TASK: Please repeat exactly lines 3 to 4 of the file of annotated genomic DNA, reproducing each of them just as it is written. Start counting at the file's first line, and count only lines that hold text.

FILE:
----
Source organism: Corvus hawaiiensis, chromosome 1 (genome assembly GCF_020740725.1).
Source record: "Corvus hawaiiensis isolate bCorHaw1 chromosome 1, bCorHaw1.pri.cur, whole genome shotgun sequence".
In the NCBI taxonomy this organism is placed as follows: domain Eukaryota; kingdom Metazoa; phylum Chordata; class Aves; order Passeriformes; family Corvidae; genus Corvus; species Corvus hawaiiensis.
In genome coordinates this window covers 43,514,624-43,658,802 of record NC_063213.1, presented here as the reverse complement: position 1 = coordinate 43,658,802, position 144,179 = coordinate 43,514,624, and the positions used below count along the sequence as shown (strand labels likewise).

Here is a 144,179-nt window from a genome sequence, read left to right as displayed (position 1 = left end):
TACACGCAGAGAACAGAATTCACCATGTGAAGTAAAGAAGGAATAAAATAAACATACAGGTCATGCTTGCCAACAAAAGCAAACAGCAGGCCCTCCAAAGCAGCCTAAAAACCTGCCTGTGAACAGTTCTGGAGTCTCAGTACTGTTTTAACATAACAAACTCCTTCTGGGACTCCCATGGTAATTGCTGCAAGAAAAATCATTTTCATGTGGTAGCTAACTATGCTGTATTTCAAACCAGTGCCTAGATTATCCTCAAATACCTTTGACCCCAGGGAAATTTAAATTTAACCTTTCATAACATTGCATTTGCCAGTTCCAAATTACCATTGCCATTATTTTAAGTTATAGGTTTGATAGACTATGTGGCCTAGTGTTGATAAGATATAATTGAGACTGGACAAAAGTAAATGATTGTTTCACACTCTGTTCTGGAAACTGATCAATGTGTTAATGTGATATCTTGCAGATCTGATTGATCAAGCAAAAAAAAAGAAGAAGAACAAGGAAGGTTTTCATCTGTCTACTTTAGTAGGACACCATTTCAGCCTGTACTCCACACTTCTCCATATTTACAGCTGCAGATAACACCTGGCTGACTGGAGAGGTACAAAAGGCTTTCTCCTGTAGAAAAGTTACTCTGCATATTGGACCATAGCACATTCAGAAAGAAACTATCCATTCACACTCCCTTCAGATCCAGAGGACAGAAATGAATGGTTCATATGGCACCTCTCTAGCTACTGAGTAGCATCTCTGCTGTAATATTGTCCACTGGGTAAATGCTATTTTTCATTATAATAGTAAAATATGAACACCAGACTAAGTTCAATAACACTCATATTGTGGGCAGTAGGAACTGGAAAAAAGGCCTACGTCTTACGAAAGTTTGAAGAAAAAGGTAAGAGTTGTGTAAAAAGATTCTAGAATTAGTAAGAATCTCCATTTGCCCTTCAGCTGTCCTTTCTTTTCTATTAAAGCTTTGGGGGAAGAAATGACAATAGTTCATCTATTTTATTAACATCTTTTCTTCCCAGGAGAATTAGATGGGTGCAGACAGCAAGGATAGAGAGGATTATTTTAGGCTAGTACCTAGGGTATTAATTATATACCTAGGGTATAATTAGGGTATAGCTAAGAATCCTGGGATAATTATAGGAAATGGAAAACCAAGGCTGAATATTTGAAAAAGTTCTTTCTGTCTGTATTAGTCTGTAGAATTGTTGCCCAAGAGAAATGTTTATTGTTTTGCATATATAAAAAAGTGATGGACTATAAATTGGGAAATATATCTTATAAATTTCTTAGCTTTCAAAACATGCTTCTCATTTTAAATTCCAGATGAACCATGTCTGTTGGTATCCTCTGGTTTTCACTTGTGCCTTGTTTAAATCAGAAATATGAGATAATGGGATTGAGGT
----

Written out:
In the NCBI taxonomy this organism is placed as follows: domain Eukaryota; kingdom Metazoa; phylum Chordata; class Aves; order Passeriformes; family Corvidae; genus Corvus; species Corvus hawaiiensis.
In genome coordinates this window covers 43,514,624-43,658,802 of record NC_063213.1, presented here as the reverse complement: position 1 = coordinate 43,658,802, position 144,179 = coordinate 43,514,624, and the positions used below count along the sequence as shown (strand labels likewise).